Earlier today we reported the positive news from the U.N.'s new study on the global AIDS pandemic: the global rate of HIV infections has fallen 25 percent in the last ten years. The chart above illustrates the geographical distribution of percentage of HIV incidence (new infections) between 2001 and 2009. Again the results are somewhat encouraging: notice the sharp decline in the incidence of HIV in sub-Saharan African and in South and Southeast Asia, represented by the boxes with downward sloping red lines between 2001 and 2009. Latin America, the Caribbean and Oceania showed less pronounced reductions, while incidence has leveled out in North America, Europe and East Asia while, unfortunately, increasing in the Middle East and North Africa.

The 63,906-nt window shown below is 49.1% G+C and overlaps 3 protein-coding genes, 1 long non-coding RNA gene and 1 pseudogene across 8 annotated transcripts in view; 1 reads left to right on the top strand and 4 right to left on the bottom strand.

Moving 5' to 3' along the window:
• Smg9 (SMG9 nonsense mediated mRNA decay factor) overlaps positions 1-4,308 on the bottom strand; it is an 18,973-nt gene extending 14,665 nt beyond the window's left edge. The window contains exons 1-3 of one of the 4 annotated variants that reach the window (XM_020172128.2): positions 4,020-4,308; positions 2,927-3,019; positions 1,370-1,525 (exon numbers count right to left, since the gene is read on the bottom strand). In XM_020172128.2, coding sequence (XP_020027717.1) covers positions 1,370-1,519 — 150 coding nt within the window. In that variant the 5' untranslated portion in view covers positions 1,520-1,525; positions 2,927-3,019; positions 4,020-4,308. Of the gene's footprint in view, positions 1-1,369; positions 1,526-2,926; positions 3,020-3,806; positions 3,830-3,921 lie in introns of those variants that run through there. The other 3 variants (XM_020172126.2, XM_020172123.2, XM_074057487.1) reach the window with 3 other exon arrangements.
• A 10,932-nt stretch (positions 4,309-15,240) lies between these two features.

While the numbers do point to an upside, the battle over the AIDS epidemic is far from over. The shading of the map itself represents the overall rate of HIV prevalence in a country. Sub-Saharan Africa, as seen in its dark blue shading still is plagued by HIV rates of over 4 percent, with the prevalence of HIV in the adult populations in a few countries still exceeding twenty percent as recently as 2010. The ocean blue shade represents HIV prevalence between .5 and 4 percent, while light blue is less than .5 percent. Gray denotes no data. Here's a link to the PDF, and the image blown up below.
This article is from the archive of our partner The Wire.